Vladimir Mayakovsky (1893 - 1930), one of Russia's most gifted writers and a prominent member of the avant-garde, is one of the most universally recognized characters in Russian history. Having taken his own life at the age of 36, he left behind a wealth of ground-breaking poems, prose, plays and art that continue to influence and inspire writers and artists to this day. Mayakovsky embodies the spirit of the Russian avant-garde - a creative individual who willingly sacrificed his means of self-expression to further the cause of the socialist revolution, and to give shape to a completely new Soviet culture.
Windows of ROSTA   Redefining the artist's role in society, Mayakovsky pointed to the artist's ultimate responsibility to reshape and reconstruct the new socialist culture and society. Poems influenced by Pushkin and other traditionalists were cast aside and replaced with works employing revolutionary combinations of words and images, dedicated to espousing industrialization and the new Soviet system. Mayakovsky devoted himself to fulfilling the role of "worker-poet": setting quotas for himself and adhering to the same expectations set for factory workers and other laborers, Mayakovsky pushed himself to produce, construct and create. In the span of his career, Mayakovsky produced a wide range of poetic works: early works which display the poet's hyper-sensitivity and sentimentality, and offer some of the century's most ardent and emotional lyrics of love and introspection; and works devoid of all personal expression, written to inspire and applaud the Soviet masses.
  The Russian Futurists, dismissing all writing which had come before them, proclaimed their commitment to injecting a new spirit and enthusiasm into Russian culture and literature. Spouting futurist verse from sidewalks and street corners, and calling for the complete rejection of tradition, Mayakovsky, Burliuk and the other Futurists would roam through Moscow, wearing capes, costumes, wooden spoons poised ridiculously in their lapels, and images of airplanes and animals painted on their faces.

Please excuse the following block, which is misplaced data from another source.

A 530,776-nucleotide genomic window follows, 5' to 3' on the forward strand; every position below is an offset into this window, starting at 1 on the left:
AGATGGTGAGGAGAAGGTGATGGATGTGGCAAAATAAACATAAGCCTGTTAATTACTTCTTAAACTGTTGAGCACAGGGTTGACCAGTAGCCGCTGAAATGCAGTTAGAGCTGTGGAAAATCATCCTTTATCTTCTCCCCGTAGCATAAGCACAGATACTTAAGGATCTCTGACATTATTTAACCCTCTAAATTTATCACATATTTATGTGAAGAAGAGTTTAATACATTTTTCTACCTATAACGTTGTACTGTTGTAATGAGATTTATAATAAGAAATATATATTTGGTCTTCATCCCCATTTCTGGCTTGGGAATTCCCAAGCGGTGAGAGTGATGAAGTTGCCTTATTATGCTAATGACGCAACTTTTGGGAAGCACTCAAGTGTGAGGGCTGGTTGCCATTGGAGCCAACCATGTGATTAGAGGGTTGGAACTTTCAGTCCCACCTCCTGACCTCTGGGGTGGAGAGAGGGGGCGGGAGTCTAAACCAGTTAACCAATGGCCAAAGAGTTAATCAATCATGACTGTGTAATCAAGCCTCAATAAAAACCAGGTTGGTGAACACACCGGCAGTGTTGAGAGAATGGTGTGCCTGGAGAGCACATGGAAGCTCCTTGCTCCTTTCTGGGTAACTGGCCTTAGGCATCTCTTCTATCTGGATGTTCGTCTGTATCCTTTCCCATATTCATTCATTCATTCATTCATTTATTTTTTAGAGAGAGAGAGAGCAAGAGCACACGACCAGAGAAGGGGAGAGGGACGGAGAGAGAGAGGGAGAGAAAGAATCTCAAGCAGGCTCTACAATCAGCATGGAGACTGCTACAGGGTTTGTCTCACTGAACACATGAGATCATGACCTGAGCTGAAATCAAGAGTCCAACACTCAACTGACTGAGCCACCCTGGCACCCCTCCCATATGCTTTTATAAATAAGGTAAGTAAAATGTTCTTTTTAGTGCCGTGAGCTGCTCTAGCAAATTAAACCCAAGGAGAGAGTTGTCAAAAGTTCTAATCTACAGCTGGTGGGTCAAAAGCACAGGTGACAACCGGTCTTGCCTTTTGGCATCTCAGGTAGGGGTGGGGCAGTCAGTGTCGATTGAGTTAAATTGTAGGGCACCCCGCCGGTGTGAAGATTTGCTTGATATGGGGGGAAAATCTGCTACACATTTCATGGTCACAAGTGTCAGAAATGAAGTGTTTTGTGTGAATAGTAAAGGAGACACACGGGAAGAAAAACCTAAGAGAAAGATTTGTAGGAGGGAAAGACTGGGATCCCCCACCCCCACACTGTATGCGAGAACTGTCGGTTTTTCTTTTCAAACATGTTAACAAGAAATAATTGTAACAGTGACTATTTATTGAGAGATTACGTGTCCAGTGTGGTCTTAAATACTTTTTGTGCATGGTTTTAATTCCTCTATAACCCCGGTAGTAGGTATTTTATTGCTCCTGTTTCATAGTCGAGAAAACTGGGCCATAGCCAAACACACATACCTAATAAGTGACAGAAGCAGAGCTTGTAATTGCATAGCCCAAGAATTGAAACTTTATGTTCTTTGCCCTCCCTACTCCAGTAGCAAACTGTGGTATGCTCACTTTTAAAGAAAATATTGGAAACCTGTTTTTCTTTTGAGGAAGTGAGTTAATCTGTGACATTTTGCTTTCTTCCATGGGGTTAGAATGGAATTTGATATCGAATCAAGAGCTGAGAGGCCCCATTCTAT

In the years that followed, Mayakovsky pledged himself to the service of the revolution. Inspired by the new government's promises of better living standards and equal rights for all Soviet citizens, and its commitment to encouraging new forms and directions in art, Mayakovsky traded poems of emotion and personal experience for socialist slogans and propaganda pieces. Urging other artists and authors to do the same, he set an example by devoting himself to designing propaganda posters for ROSTA (the Russian Telegraph Agency). One of the few times he would create his own images, these projects integrated words and pictures, offering grotesque caricatures of bankers and the bourgeoisie, and urging support for the Red Army in the civil war against the White Army.
  Despite his wide-spread popularity, an assortment of misfortunes occurred which pushed Mayakovsky into a deep depression; growing disfavor from the government, the extended suppression of self-expression, and the eventual loss of the love of Lili Brik are all factors attributed to the poet's decision to shoot himself on the evening of April 14,1930.   In death, Mayakovsky is far from gone. Reversing a statement in which he recently had denounced the poet, Stalin proclaimed Mayakovsky a national hero. Today, monuments and statues of Mayakovsky stand tall in city squares throughout the former Soviet Union, and schools, universities and metro stations are named in his honor. His words live on in contemporary publications of his poems, and in productions of his plays.
  This profoundly charismatic and artistic persona still serves as a symbol of the spirit of the Russian avant-garde, and the poet's remarkable presence continues to shine through photographs and other images. These portraits by Rodchenko and other avant-garde artists, so charged by the power of Mayakovsky's passion and dynamism, offer an introduction and an invitation to further indulge in the fascinating realm of the Russian avant-garde.

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